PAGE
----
Advertisement
YOU ARE HERE: LAT HomeCollections

A Tidal Wave of Translations : GHOSTS By Morio Kita , Translated by Dennis Keene (Kodansha International: $18.95; 193 pp.)

March 22, 1992|Karl Schoenberger | Former Tokyo correspondent Schoenberger reports on the Asia-Pacific region for The Times business section. He studied Japanese literature at Kyoto University as a Monbusho (education ministry) Research Fellow from 1977 to 1979.

Naming Japan's most accomplished literati used to be a fairly simple task: All one needed to do was compile a list of authors translated into English by a small gang of Japan scholars and published by Weatherhill or reprinted in paperback by Tuttle. The industry of translating and selling Japanese fiction may have been clubby, but it was selective, and, with few exceptions, critically discriminating.

In the early 1970s, an adventuresome reader could make a blind purchase of almost any Japanese novel in English and find a winner.

But today, it's buyer beware. American Ph.D.s in Japanese literature have proliferated, and with their worthy dissertations on minor novelists comes a glut of excellent, accurate and sometimes readable translations of highly forgettable Japanese fiction.

It appears that the major vein of contemporary literature in Japan has been mined clean. Even an interesting pop writer like Haruki Murakami strikes the reader as a shallow literary midget compared to towering greats like the late Junichiro Tanizaki, Yasunari Kawabata and Yukio Mishima. Survivors Shusaku Endo, Kobo Abe and Kenzaburo Oe have run dry.

Much as with the case of Japan's once-great cinema, the world of Japanese letters is suffering from a dearth of new software.

"Ghosts," a novel by Morio Kita just published in English, is a good example of what's wrong with a lot of the Japanese fiction on the bookshelves these days. Author of the previously translated work of humor "The House of Nire," Kita is a gifted stylist whose lyrical prose can flow like music off the page. He occasionally makes the most ordinary event rich and tactile, as in this remembrance of playing hide-and-seek as a little boy: "The suspense was unbearable, and as I crouched in fear behind the sofa I experienced the illusion that my body had suddenly dissolved, become now totally absorbed into the pitch darkness.

"There was also the weight of that darkness, the way it moved; for the air in it was quite different from that of daylight, having a living quality one could feel on one's skin. The darkness tickled my ears, it crept slowly down my arms."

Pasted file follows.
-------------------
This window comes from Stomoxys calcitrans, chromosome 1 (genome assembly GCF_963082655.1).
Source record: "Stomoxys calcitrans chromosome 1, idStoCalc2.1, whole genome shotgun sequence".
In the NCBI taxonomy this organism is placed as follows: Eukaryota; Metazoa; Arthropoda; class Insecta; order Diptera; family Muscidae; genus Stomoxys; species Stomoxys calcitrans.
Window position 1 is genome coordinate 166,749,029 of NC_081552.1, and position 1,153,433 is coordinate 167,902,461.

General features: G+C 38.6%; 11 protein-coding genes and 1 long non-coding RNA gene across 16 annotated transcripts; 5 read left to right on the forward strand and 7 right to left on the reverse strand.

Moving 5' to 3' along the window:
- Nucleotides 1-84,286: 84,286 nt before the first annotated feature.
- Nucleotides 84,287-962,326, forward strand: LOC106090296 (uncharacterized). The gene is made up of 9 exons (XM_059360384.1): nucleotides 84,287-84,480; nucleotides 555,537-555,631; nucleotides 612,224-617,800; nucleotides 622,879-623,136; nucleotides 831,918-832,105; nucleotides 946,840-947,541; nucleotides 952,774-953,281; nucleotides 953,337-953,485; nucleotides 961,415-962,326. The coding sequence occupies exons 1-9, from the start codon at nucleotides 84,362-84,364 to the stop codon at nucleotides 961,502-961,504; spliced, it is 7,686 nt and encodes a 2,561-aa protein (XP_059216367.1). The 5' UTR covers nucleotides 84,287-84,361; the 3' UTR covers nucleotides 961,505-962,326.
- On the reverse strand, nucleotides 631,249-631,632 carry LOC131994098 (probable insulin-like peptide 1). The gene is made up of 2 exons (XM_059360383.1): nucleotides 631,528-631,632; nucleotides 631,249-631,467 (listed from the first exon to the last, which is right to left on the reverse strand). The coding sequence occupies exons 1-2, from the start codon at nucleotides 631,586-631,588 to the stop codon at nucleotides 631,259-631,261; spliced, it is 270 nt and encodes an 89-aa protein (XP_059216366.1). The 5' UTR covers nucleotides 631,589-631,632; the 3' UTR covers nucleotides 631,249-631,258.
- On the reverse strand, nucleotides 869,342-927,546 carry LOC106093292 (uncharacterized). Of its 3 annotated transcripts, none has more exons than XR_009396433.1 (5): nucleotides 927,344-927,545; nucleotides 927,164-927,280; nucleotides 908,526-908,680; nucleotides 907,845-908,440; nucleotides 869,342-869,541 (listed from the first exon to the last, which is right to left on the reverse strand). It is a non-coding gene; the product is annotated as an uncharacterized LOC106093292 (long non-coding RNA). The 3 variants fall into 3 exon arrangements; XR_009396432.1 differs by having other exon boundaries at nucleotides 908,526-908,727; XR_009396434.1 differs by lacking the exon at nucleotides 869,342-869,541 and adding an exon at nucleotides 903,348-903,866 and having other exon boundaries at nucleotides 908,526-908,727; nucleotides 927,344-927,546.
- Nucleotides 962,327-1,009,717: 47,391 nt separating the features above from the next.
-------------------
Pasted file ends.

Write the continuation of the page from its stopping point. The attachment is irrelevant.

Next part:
Translator Dennis Keene does a commendable job keeping the narrative lively and fresh, but no translator can compensate for the flaws of the original. In "Ghosts," Keene has to struggle with a volatile narrative that ranges from an ethereal meditation on dreamlike memory to the tedious and didactic musings of a rather unremarkable young artist in search of his own personal myth.

The blurb on the dust jacket promises a "Proust in miniature," but what's inside the covers is a belabored epistemology in which Kita, who wrote this first novel at age 23, makes a muddled attempt to digest Freud, Greek mythology and the school of Naturalism all in one childish swallow.

"And so, under a downpour of high summer light in the stifling odor of the plants, to the erotic buzzing of the gadflies' wings, and savoring the endless warmth and comfort of the earth, I had my first emission," Kita confesses. "I suppose people will probably laugh if I say that the object of my desire was nature itself."

"Ghosts" ( Yurei in Japanese) was serialized in the literary magazine Bungei Shuto from 1952 to 1953 and published the following year--by the author himself. Only 750 copies were printed until a mainstream publisher reissued it following Kita's subsequent literary success. Why Kodansha International chose to publish an English translation 38 years later is anybody's guess.

If it's any consolation, the Japanese reading public devours translations of many of the most obscure American authors. No one is suggesting they should stop with Hemingway and Faulkner. And reading a book like "Ghosts" isn't a complete waste of time. But it's time that would be far better spent with Tanizaki's "Makioka Sisters," or the "Tale of Genji."

Advertisement
Los Angeles Times Articles
|
|
|